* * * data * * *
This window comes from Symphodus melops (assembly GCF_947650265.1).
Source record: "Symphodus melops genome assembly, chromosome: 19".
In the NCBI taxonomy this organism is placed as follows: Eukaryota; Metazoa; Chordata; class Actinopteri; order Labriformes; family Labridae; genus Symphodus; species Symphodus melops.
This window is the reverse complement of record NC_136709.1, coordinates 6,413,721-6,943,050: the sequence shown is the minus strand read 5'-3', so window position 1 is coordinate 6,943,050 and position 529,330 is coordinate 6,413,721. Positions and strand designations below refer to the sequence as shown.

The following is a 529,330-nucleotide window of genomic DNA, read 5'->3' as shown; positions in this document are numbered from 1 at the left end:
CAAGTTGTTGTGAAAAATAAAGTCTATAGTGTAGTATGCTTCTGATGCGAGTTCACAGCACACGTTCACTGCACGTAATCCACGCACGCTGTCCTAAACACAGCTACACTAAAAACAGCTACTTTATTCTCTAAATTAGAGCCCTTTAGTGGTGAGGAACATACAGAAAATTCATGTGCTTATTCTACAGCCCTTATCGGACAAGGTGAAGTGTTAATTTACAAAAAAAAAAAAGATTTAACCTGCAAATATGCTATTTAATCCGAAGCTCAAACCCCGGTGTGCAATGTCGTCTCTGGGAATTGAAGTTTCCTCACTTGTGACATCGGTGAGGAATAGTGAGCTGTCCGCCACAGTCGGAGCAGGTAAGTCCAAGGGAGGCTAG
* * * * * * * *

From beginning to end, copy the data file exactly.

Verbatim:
This window comes from Symphodus melops (assembly GCF_947650265.1).
Source record: "Symphodus melops genome assembly, chromosome: 19".
In the NCBI taxonomy this organism is placed as follows: Eukaryota; Metazoa; Chordata; class Actinopteri; order Labriformes; family Labridae; genus Symphodus; species Symphodus melops.
This window is the reverse complement of record NC_136709.1, coordinates 6,413,721-6,943,050: the sequence shown is the minus strand read 5'-3', so window position 1 is coordinate 6,943,050 and position 529,330 is coordinate 6,413,721. Positions and strand designations below refer to the sequence as shown.

The following is a 529,330-nucleotide window of genomic DNA, read 5'->3' as shown; positions in this document are numbered from 1 at the left end:
CAAGTTGTTGTGAAAAATAAAGTCTATAGTGTAGTATGCTTCTGATGCGAGTTCACAGCACACGTTCACTGCACGTAATCCACGCACGCTGTCCTAAACACAGCTACACTAAAAACAGCTACTTTATTCTCTAAATTAGAGCCCTTTAGTGGTGAGGAACATACAGAAAATTCATGTGCTTATTCTACAGCCCTTATCGGACAAGGTGAAGTGTTAATTTACAAAAAAAAAAAAGATTTAACCTGCAAATATGCTATTTAATCCGAAGCTCAAACCCCGGTGTGCAATGTCGTCTCTGGGAATTGAAGTTTCCTCACTTGTGACATCGGTGAGGAATAGTGAGCTGTCCGCCACAGTCGGAGCAGGTAAGTCCAAGGGAGGCTAG